Or as I suggested to Ali Minai a day or two ago:
the letter Q is what you get when you try to construct a Moebius strip on a plane surface.
Don’t get me started on Borromean rings..
And is there a Q in that initial snake graphic, at the head of this post? Thus I bite my own tail..
[ by Charles Cameron — Triptych, DoubleQuote and Single in sports, with a sermon you should really click through and hear, delivered by the inimitable Alan Bannett of Beyond the fringe ]
The London Review of Books sends me a weekly email, and this week it offered sporting articles that might be of interest. I can’t access all the articles in question, not being a subscriber, but the sort versions offered in the email provide me with this triptych of sporting paragraphs.. on the theme of suffering..
A Broad Grin and a Handstand
by E.S. Turner, 2004
The Paris-Madrid road race of 1903 was a wonderfully disgraceful affair. Three hundred cars set out, conferring death and dismemberment along the dust-choked roads south. Six of the drivers were killed outright and nearly twice as many gravely injured. The hospitals were stuffed with mangled sightseers. By the time the surviving drivers reached Bordeaux the race was called off, and in Madrid the garlanded welcome arches were quietly dismantled. City-to-city road racing was now over. However, the dawn of motoring was still one of those dawns in which it was bliss to be alive.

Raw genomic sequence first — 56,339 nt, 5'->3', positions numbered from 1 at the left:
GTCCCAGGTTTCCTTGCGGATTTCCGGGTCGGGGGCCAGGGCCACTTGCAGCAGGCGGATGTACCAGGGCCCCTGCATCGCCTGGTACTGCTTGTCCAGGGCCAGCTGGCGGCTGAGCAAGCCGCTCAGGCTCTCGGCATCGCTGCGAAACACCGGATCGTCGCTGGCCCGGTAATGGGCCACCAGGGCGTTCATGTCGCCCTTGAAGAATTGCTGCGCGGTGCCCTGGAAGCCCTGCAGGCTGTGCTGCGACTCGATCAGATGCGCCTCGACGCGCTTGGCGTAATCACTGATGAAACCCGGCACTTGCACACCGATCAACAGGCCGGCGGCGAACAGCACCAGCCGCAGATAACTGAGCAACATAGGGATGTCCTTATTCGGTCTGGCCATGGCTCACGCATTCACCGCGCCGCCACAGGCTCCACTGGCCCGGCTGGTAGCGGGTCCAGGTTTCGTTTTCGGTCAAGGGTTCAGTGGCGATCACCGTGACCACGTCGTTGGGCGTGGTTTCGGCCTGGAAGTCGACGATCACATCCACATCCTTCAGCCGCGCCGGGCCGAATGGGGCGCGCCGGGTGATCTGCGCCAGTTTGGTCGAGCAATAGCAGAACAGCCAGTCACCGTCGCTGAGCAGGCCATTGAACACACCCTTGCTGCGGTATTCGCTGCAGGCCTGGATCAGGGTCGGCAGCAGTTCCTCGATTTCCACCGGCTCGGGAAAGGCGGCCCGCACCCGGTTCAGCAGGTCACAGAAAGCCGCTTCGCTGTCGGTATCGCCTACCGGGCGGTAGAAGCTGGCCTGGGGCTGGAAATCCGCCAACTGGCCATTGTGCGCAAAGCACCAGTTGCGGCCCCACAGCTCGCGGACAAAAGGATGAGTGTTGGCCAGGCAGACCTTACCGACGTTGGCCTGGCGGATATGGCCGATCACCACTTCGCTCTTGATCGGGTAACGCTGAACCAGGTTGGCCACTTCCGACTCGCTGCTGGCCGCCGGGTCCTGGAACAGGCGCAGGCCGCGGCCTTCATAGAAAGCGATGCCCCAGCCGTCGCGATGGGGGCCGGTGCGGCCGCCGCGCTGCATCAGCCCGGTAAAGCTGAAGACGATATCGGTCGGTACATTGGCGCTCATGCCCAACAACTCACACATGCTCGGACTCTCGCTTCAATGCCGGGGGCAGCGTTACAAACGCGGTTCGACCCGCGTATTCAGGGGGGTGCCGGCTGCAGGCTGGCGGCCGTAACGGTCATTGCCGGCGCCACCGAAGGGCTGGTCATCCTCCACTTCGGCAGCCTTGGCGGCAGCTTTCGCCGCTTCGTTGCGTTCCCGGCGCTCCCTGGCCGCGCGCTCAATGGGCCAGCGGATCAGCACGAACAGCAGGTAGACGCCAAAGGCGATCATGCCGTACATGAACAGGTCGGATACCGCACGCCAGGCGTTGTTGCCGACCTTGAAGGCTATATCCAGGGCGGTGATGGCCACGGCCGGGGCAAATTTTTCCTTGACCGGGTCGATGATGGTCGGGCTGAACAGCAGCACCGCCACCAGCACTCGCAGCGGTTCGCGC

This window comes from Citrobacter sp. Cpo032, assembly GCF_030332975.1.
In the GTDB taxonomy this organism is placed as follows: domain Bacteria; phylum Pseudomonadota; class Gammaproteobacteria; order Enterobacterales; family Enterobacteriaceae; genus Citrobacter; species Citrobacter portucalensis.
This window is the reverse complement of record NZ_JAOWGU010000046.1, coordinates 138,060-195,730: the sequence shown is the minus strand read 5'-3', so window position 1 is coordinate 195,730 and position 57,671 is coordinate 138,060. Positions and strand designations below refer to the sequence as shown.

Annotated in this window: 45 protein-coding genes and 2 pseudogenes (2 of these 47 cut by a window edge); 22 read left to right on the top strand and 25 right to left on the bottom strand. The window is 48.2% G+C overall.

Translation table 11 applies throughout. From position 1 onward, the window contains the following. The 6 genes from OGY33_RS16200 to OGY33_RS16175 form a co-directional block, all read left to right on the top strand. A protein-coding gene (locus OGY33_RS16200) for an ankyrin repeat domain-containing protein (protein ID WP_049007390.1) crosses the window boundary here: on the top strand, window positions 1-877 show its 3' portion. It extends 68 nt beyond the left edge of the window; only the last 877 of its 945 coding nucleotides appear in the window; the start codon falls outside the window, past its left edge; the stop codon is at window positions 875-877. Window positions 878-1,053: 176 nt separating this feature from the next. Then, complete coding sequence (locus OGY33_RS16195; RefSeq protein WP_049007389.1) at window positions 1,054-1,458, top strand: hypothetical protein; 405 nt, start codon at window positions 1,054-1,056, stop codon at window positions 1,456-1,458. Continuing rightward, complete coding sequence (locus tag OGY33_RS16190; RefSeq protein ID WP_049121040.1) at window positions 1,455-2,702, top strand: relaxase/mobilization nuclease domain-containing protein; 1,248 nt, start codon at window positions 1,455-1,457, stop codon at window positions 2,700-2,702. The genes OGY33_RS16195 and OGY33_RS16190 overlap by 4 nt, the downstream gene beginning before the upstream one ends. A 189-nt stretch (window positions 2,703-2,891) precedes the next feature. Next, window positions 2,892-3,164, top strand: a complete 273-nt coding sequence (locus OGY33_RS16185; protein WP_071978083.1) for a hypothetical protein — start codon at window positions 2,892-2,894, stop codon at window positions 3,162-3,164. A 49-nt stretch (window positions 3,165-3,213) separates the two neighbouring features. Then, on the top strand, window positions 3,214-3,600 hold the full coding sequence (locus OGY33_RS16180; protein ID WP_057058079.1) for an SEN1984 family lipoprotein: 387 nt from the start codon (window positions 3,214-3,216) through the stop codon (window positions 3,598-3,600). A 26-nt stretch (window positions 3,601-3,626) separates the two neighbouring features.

Everybody gets popped
by David Runciman, 2012
For Tyler Hamilton, as for many of the other leading cyclists, doping did not constitute an unfair advantage. Instead, it was a way of sorting out who was really the toughest. In an extraordinary passage, Hamilton writes that EPO made the sport fairer, because it ‘granted the ability to suffer more; to push yourself farther and harder than you’d ever imagined, in both racing and training’.
Bantu in the Bathroom
by Jacqueline Rose, 2015